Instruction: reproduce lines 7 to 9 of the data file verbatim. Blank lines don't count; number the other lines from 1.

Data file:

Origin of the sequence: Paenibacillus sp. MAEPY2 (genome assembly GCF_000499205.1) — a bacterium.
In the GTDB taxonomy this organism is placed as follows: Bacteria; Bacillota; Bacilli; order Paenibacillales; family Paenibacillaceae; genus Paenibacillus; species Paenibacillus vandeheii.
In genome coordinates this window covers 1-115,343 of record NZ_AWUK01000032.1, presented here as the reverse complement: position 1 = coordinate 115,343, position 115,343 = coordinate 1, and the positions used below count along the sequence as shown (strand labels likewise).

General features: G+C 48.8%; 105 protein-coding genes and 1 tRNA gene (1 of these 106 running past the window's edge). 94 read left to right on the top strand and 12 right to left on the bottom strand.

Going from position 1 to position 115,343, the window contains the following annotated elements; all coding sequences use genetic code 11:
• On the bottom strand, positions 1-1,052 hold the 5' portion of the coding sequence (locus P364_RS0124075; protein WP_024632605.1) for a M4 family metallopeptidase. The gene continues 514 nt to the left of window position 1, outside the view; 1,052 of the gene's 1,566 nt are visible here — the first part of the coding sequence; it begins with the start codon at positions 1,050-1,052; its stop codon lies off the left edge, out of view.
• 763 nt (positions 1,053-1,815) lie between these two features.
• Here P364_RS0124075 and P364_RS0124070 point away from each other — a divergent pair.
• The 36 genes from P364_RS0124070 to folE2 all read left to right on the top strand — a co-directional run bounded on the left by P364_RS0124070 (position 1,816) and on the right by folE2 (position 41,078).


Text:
• 763 nt (positions 1,053-1,815) lie between these two features.
• Here P364_RS0124075 and P364_RS0124070 point away from each other — a divergent pair.
• The 36 genes from P364_RS0124070 to folE2 all read left to right on the top strand — a co-directional run bounded on the left by P364_RS0124070 (position 1,816) and on the right by folE2 (position 41,078).